Another key challenge will be avoiding violence throughout the rest of Kosovo, where approximately 80,000 Serbs and numerous Serbian Orthodox religious sites are scattered among roughly 1.8 million ethnic Albanians. Indeed, in light of the sporadic violence that has continued to poison relations between the two communities since 1999, it is quite surprising that Kosovo's declaration of independence has not been accompanied by a renewed round of ethnic conflict. The presence of NATO troops in the streets has no doubt played a role. They must continue to provide vigilant protection of Serb enclaves and monasteries. The Albanian leadership also deserves credit for restraining rogue groups within their community; extremists would hardly be distressed to see the outbreak of violence compel Serbs to quit Kosovo for good. It certainly helps that Kosovo's leadership contains former commanders in the Kosovo Liberation Army, giving them credibility in less tolerant quarters of the Albanian community.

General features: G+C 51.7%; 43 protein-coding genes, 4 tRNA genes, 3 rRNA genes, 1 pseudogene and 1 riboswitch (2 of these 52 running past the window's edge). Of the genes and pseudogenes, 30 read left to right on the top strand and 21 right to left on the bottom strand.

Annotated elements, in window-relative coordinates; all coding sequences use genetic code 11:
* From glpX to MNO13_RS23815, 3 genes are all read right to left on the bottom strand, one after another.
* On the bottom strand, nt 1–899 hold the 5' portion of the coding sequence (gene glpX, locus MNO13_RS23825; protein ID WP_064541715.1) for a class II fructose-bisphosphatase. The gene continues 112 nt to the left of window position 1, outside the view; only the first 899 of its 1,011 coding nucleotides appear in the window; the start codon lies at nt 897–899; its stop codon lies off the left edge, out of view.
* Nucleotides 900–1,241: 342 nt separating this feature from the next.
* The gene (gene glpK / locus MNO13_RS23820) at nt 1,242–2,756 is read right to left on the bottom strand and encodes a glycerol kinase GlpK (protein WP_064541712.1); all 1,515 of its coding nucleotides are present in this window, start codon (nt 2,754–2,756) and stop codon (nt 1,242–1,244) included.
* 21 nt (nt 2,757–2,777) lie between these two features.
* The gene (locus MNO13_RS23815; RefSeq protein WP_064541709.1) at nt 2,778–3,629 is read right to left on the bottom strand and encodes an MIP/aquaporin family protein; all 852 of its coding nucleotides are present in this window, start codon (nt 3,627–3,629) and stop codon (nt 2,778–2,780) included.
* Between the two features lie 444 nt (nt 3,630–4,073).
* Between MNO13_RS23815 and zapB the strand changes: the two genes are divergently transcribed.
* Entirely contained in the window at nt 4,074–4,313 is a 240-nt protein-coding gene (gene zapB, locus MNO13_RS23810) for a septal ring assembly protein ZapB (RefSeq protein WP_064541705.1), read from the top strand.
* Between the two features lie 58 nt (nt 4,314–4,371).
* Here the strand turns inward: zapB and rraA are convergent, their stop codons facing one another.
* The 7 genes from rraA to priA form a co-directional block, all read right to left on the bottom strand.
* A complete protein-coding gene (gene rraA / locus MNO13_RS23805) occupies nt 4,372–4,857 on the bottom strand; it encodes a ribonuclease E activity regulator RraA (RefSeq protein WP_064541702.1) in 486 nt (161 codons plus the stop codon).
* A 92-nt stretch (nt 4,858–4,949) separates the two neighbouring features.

Serbian and Russian officials continue to insist that the precedent set by Kosovo's "illegal" independence threatens to break up multiethnic societies everywhere. But even in Kosovo's own neighborhood, this scenario is unlikely to play out. The secession of Kosovo from Serbia has put pressure on the government of Republika Sprksa to hold a referendum on its potential secession from Bosnia-Herzegovina. But thus far, Prime Minister Milorad Dodik has effectively resisted such calls, providing time for passions to cool.